Keywords: Managers; School principals; Chile
    JEL: I25 L24
    Date: 2020–04
  4. By: Montgomery Barreto; Keith Jacks Gamble
    Abstract: This study examines the financial literacy levels of students at Middle Tennessee State University and the effectiveness of tools on campus to increase students’ knowledge of basic financial topics and their own student debt. We administer a survey across campus to students in multiple finance classes and to the general student population. Around half of our student respondents answer correctly all of the “Big Three” questions testing financial literacy, a higher proportion answering correctly than the average in several prior studies conducted around the world. We find mixed results regarding our respondents’ understanding of their own student loan debt with some aspects being well understood and others being vastly misunderstood. Our results show that the most effective instrument on campus to improve students’ financial literacy is the completion of a finance course. Respondents who have completed a Middle Tennessee State University finance course are more likely to answer questions on financial topics correctly and to understand their own student loan debt.
    Keywords: Financial Literacy, Student Loans, Education
    JEL: A22
    Date: 2020–04
  5. By: Michah W. Rothbart (Center for Policy Research, Maxwell School, Syracuse University, 426 Eggers Hall, Syracuse, NY 13244); Amy Ellen Schwartz (Center for Policy Research, Maxwell School of Citizenship and Public Affairs, Syracuse University); Emily Gutierrez (Center for Policy Research, Maxwell School of Citizenship and Public Affairs, Syracuse University)
    Abstract: The Community Eligibility Provision (CEP) of the Healthy, Hunger-Free Kids Act of 2010 allows school districts to provide free meals to all students if more than 40 percent of students are individually eligible for free or reduced-price lunch. While emerging evidence documents positive effects on student behavior and academics (Gordon and Ruffini, 2019; Schwartz and Rothbart, 2020), critics worry that Universal Free Meals (UFM) has unintended consequences, including exacerbating student obesity and adding financial burden onto school districts. We use school and district level data from New York State (NYS) and a difference-in-differences design to test whether concerns over negative effects for district finances (both revenues and expenditures) and student weight are justified. We exploit the staggered adoption of CEP across NYS school districts, and explore differences between metro, town, and rural districts. We delve into potential mechanisms, such as lunch and breakfast participation, and use a non-parametric event study model to assess pre-adoption trends and dosage effects. We find that, while local food service revenues decline, as expected, Federal dollars more than compensate through increased reimbursement revenues. Districts increase total food expenditures after CEP adoption (consistent with serving more meals) but spend less per meal. Indeed, while some worry that expanding free meals will crowd out education spending, we find CEP has no effect on instructional expenditures. Furthermore, while CEP increases participation in school lunch and breakfast, there is no deleterious effect on obesity, but, instead, some evidence of decreases in obesity in secondary grades. Rural districts experience larger impacts on revenues, expenditures, and student obesity than both metro and town districts, suggesting rural locations might be the most responsive to CEP. Unlike other districts, however, rural districts experience a food service funding gap from the CEP.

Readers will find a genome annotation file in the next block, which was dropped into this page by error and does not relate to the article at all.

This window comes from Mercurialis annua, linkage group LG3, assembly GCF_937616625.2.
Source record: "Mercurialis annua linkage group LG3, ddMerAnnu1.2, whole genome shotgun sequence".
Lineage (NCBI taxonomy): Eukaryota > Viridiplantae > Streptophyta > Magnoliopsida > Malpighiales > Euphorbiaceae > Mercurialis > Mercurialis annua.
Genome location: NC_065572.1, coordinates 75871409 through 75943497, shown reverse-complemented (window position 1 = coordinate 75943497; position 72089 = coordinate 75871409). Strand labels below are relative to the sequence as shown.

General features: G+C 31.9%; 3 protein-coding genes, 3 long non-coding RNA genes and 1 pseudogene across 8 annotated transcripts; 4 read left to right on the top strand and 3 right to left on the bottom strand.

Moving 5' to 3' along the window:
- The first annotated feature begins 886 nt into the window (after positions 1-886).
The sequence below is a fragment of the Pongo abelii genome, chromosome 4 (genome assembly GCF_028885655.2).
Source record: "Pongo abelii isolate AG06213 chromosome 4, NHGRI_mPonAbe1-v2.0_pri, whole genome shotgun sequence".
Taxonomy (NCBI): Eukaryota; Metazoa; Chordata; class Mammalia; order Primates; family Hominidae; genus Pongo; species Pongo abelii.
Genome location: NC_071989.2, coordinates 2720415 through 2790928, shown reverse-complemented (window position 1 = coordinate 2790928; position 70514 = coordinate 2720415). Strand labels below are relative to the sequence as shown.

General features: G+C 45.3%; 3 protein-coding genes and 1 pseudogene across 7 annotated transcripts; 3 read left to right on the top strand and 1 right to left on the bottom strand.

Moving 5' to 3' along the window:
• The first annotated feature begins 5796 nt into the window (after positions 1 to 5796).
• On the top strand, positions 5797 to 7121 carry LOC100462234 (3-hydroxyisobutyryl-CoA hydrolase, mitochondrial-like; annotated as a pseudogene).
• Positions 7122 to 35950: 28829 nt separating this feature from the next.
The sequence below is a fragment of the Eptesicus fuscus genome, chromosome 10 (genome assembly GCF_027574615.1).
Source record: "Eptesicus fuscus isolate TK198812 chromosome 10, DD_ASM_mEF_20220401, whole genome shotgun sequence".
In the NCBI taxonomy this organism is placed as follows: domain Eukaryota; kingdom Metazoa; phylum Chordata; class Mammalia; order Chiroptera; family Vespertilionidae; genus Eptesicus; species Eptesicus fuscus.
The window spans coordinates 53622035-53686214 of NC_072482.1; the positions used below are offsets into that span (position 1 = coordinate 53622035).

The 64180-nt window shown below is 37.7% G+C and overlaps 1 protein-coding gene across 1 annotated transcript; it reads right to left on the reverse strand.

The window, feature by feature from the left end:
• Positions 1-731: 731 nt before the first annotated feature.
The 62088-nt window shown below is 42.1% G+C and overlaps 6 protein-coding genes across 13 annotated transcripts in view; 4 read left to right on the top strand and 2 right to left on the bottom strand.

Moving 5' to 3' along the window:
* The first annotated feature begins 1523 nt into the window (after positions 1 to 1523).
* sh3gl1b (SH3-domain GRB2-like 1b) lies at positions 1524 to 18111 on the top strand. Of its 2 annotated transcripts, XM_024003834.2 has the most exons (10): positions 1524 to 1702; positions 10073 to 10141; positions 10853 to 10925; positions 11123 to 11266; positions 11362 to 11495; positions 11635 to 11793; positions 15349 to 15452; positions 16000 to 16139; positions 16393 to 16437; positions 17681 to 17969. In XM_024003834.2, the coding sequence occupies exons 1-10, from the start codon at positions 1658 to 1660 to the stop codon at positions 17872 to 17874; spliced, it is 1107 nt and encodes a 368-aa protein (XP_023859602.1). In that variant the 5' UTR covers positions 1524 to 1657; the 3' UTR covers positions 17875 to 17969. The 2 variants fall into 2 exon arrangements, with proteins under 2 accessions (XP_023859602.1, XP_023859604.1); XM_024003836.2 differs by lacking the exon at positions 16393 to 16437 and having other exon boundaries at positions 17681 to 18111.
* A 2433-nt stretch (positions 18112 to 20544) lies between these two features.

Keywords: School Food, Childhood Obesity, Free Lunch, School Finance
    JEL: I24 I38 H52
    Date: 2020–04
  6. By: Leena Bhattacharya (Indira Gandhi Institute of Development Research); S. Chandrasekhar (Indira Gandhi Institute of Development Research)
    Abstract: The three language formula (3LF) is viewed as an instrument for achieving the objective of a multilingual India. Possibly on account of lack of agreement on 3LF and politics of medium of instruction, the pace of transition towards bilingualism is glacial. This paper is a quantitative assessment of this transition. We analyse data from Census of India Language Tables for the years 1971, 2001 and 2011 and two recent NSSO surveys on education. We present estimates of probability of two individuals drawn at random being able to converse in a common language and the extent to which today's school going children and the youth are likely to be bilingual respectively.
    Keywords: Bilingual, Trilingual, Link Language, India, Three Language Formula
    JEL: Z1 Z13
    Date: 2020–04
  7. By: Tanaka, Ryuichi (University of Tokyo); Bessho, Shun-ichiro (University of Tokyo); Kawamura, Akira (Kanagawa University of Human Services); Noguchi, Haruko (Waseda University); Ushijima, Koichi (University of Tsukuba)